This blog post provides a look at observed deployment among the domain name Top Level Domain (TLD) registries (collectively the ccTLDs and gTLDs) and Regional Internet Registries (RIRs), as well as some dives into patterns of deployment.
What is measured is whether there is a valid ROA for a route origin (a BGP prefix plus a last-hop ASN) leading to an address for a nameserver serving a TLD and other zones it manages and the same for nameservers serving the top of the so-called reverse map run by the RIRs. For example, the name servers for “COM.,” “UK.,” “CO.UK.,” as well as “128.in-addr.arpa.” are included.
In the charts, there are counts of “zones” and “TLDs.” The count of TLDs is 1,780, comprising 1,201 gTLDs, 308 ccTLDs, and 271 reverse map zones. The count of Zones is 4,138, with the bulk of the difference from the count of TLDs being sub-ccTLD zones.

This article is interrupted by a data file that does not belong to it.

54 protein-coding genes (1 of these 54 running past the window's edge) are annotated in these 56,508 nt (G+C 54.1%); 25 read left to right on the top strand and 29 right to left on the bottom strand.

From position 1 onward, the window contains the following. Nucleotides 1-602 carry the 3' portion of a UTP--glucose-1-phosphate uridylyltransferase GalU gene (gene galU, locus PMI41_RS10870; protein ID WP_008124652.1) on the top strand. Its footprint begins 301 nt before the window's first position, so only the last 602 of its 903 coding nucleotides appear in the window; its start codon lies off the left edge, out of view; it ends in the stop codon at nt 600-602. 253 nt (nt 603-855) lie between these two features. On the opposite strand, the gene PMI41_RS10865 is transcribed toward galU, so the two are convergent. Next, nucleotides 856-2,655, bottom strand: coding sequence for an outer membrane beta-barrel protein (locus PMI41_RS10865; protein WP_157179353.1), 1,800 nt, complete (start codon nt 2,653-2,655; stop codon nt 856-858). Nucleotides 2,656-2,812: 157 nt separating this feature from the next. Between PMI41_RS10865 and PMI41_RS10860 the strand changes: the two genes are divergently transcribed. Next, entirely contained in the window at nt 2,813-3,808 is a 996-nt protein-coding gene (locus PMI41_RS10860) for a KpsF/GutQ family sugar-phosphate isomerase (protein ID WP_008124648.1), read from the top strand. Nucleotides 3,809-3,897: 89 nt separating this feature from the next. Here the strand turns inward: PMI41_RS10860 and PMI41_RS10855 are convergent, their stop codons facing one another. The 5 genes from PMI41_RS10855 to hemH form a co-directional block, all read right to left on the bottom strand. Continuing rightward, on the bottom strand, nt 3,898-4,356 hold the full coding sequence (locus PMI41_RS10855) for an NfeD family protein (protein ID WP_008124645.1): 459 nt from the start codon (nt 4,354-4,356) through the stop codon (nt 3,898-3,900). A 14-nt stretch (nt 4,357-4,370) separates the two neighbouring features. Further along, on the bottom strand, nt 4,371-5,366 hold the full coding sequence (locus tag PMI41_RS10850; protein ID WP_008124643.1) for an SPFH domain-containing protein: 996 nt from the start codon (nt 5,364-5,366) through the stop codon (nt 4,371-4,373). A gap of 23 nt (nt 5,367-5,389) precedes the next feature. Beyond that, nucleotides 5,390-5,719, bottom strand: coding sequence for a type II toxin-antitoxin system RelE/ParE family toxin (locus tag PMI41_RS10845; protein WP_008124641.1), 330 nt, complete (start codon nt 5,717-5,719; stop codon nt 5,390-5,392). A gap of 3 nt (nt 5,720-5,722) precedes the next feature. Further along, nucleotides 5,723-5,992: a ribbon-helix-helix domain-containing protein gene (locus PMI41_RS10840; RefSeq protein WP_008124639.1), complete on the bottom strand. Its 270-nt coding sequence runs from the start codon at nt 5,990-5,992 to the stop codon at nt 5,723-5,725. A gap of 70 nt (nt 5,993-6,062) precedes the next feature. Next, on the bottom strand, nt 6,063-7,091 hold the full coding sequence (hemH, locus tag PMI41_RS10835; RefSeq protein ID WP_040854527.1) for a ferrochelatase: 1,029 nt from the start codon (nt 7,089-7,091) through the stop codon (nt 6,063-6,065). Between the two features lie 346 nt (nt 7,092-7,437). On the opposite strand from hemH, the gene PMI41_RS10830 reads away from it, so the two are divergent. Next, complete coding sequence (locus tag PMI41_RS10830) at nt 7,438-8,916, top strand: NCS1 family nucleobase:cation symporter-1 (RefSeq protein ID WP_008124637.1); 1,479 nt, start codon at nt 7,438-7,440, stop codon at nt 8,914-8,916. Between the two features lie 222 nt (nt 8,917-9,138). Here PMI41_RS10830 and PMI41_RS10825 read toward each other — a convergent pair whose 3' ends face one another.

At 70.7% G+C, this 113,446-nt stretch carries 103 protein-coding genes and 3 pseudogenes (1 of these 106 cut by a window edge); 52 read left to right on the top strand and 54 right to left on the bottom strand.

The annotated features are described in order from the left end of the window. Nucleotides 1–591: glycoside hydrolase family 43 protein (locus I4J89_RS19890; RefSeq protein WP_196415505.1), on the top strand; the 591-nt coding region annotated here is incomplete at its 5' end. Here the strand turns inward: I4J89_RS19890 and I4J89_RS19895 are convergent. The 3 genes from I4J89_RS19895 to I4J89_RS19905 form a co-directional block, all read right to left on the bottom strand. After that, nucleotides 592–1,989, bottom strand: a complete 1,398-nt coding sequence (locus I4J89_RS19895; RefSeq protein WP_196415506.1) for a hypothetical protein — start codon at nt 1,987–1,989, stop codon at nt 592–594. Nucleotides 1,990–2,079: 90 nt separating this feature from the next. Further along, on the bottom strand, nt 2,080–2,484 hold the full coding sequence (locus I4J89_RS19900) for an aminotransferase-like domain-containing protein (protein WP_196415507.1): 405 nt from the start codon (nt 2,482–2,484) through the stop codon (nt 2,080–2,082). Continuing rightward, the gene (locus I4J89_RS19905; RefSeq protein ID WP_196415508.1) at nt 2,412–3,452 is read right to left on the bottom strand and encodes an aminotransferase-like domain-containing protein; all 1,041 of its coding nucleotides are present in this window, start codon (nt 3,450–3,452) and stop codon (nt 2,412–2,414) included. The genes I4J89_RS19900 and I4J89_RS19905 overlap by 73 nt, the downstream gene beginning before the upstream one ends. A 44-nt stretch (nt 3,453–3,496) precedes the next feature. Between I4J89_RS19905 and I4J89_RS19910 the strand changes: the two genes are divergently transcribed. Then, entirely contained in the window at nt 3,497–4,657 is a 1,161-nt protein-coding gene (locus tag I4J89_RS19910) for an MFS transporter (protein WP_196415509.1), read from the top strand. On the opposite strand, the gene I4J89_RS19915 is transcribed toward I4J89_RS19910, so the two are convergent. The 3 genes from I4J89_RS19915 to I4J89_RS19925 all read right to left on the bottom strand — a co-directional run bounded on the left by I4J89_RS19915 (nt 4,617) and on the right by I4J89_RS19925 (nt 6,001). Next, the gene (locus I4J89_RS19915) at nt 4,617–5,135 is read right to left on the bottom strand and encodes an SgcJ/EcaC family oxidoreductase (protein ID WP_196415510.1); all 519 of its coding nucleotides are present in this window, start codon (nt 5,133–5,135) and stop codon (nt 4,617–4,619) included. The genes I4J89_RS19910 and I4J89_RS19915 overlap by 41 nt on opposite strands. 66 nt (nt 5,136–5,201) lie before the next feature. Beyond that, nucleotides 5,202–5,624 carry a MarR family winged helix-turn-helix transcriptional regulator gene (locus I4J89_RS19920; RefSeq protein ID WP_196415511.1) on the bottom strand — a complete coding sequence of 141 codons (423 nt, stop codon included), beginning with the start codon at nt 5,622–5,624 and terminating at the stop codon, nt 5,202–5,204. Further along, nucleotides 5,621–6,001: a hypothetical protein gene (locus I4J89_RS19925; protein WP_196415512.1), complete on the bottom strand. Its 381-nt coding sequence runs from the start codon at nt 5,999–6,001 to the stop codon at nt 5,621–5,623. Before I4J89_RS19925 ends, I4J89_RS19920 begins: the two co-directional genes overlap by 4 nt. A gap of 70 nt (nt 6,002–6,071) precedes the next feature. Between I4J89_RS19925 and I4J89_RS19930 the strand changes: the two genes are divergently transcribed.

Looking over 6,910 route origins for the TLDs and Reverse Map zones, 22% have a valid ROA (Figure 1).
Two thoughts come to mind. First, with such a low adoption rate, can we look to identify where it has taken root and where it has not, maybe to give us hints on a future course? Second, the numbers of route origins (6,190) and nameservers (4,323) seem low compared to the count of TLDs and zones. Why is that?
The first thought suggests breaking down the data into categories. In this blog post, a few methods of categorizing the data are explored.
The second thought is roughly answered by “there is a lot of sharing happening”, such as many zones using the same set of nameservers, which suggests categorizing the data by service providers.
Adoption by IPv4/IPv6 address family
When looking at routing, the usual first step is to categorize by IPv4 or IPv6.
Dividing between IPv4 and IPv6 shows that the two address families are very similar, but not equal. It appears that routing managers treat IPv4 and IPv6 on par, which is encouraging to those who’ve been through an era where IPv6 was treated as something experimental.